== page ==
Using emoticons, letters, fax, emails, correct spelling and grammar, relevance, proofreading and note taking. It is important to make sure that you have some sort of written or typed up presentation to help you get your point across, as people will be able to read from something like a slideshow or power point presentation whilst you give a verbal explanation of it, and making sure that what is written on your presentation is different to what you are actually saying is important because then people can take in information that you are giving to them verbally and also read new information from the slideshow at the same time. Spelling and grammar is also of course very important in helping to get your point across since, people could misinterpret your point altogether or they could just not understand what it is you are trying to say since the presentation is poorly written.

Task 3

Barriers To Effective Communication


Background Noise:

Background noise can get between you and your audience when you are trying to get your point across. If there is something like construction work going on or people talking outside of the room it will be harder for the people you are addressing to concentrate on what you have to say. Background noise can be reduced by moving rooms so that you are away from the noise and set up somewhere quiet, or by asking the people that are making the noise if it is possible for them to move somewhere else.


Distractions:

Distractions would be things that catch the attention of your audience and make them focus on that instead of you, this can affect their understanding of what you are saying as they may miss key pieces of information while distracted, even if it is only for a few seconds. Distractions can be visual or audible although background noise covers audible distractions. Visual distractions can be avoided by closing blinds on a window if there is something outside of the window which is disturbing people.


Physical Barriers:

Theses are things like a room being too crowded or cramped, weather if you happen to be outside or in a room with a window or if the room is poorly ventilated and is too hot or too cold. These things can affect someone's level of concentration and can cause them to not give their full attention to your presentation, if someone is too hot all they will be able to focus on is how hot they are, and if a room is too crowded people will be aware of how close they are too other people and won't be able to concentrate as well. These can be avoided by planning ahead and making sure the conditions in the room are suitable for the people who will be using it, making sure that the temperature is reasonable and that there is enough space to fit all of the people who will be there. Or if it turns out that you get there and there isn't enough room you could try to find a new space with more room for people.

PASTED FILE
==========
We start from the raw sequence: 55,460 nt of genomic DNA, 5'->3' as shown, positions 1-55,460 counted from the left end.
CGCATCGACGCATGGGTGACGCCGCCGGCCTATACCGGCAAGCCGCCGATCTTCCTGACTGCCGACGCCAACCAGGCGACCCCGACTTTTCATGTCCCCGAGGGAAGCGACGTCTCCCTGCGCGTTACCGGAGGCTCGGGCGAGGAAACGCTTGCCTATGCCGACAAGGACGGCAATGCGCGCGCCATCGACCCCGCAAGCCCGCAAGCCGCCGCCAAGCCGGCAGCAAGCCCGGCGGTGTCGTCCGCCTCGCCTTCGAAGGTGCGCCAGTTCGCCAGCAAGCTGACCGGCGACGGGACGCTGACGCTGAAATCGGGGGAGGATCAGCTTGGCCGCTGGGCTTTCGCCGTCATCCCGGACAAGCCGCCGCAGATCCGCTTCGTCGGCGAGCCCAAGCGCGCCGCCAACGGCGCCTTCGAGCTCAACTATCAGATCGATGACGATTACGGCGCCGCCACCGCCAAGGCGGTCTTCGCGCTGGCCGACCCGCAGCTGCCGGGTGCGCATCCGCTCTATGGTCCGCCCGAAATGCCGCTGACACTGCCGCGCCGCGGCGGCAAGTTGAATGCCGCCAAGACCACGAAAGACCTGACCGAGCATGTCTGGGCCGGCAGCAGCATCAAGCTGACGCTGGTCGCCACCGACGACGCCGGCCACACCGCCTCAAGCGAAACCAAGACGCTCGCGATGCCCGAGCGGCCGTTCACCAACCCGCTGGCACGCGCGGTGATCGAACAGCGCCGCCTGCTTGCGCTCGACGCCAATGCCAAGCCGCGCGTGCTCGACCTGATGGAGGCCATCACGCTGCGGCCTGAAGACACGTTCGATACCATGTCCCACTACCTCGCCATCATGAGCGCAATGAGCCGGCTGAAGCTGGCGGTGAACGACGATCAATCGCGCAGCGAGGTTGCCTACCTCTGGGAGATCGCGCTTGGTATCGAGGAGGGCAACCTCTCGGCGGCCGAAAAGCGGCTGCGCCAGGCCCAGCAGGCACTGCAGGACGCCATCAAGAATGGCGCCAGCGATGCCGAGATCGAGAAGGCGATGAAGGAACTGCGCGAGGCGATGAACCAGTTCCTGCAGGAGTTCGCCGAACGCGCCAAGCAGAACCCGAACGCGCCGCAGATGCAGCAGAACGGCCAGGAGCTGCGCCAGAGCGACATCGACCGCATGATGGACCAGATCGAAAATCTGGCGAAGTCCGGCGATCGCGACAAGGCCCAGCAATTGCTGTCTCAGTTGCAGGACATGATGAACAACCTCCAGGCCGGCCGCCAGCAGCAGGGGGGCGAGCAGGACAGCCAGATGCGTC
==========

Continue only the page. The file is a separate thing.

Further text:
Location:

The location can be an issue when trying to get your point across at a presentation. Location is similar to physical barriers since it can involve things like a room being too cramped or weather being bad if you are outside. Location also includes whether the room you are using is near a busy road since this could cause audible distractions and these can all be fixed in the same way that you would deal with distractions, or with physical barriers. Although with weather it is much harder to deal with so you would have to find a room inside if weather is bad and make sure to plan ahead every time so that you can be almost certain that weather won't be an issue.


Lack of Concentration:

If the people you are giving your presentation to aren't really concentrating on what you have to say then you can deal with this by interacting with them and making sure that they are following what is being said. If you ask them a question and they are unsure of what you are talking about then you can explain to them what you meant, and if people know that they will be questioned on what they are listening, they are likely to pay more attention so that they will be able to answer any questioned directed at them. However barriers covered in other categories like background noise, location and distractions can also damage someone's concentration, so you should refer to ways of dealing with other barriers as well if you feel as though the audience aren't concentrating enough on what you are trying to say.